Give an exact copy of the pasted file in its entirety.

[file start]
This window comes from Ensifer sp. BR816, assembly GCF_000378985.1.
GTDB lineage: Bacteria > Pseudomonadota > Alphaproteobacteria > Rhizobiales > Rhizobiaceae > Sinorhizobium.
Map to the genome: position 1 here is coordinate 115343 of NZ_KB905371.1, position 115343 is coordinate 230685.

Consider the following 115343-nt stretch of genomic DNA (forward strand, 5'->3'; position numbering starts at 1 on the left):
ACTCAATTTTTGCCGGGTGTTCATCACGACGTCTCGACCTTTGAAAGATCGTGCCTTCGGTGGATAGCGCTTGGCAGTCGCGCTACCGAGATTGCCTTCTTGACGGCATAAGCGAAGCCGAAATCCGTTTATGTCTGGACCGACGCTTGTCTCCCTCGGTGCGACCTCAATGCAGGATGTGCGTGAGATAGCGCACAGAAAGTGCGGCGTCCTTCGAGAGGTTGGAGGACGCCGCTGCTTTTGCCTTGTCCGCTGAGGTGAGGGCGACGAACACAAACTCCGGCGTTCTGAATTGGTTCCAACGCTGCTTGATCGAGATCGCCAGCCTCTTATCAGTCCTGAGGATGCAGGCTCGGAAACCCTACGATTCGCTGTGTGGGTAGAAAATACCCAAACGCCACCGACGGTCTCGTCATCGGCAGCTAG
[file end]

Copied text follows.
This window comes from Ensifer sp. BR816, assembly GCF_000378985.1.
GTDB lineage: Bacteria > Pseudomonadota > Alphaproteobacteria > Rhizobiales > Rhizobiaceae > Sinorhizobium.
Map to the genome: position 1 here is coordinate 115343 of NZ_KB905371.1, position 115343 is coordinate 230685.

Consider the following 115343-nt stretch of genomic DNA (forward strand, 5'->3'; position numbering starts at 1 on the left):
ACTCAATTTTTGCCGGGTGTTCATCACGACGTCTCGACCTTTGAAAGATCGTGCCTTCGGTGGATAGCGCTTGGCAGTCGCGCTACCGAGATTGCCTTCTTGACGGCATAAGCGAAGCCGAAATCCGTTTATGTCTGGACCGACGCTTGTCTCCCTCGGTGCGACCTCAATGCAGGATGTGCGTGAGATAGCGCACAGAAAGTGCGGCGTCCTTCGAGAGGTTGGAGGACGCCGCTGCTTTTGCCTTGTCCGCTGAGGTGAGGGCGACGAACACAAACTCCGGCGTTCTGAATTGGTTCCAACGCTGCTTGATCGAGATCGCCAGCCTCTTATCAGTCCTGAGGATGCAGGCTCGGAAACCCTACGATTCGCTGTGTGGGTAGAAAATACCCAAACGCCACCGACGGTCTCGTCATCGGCAGCTAG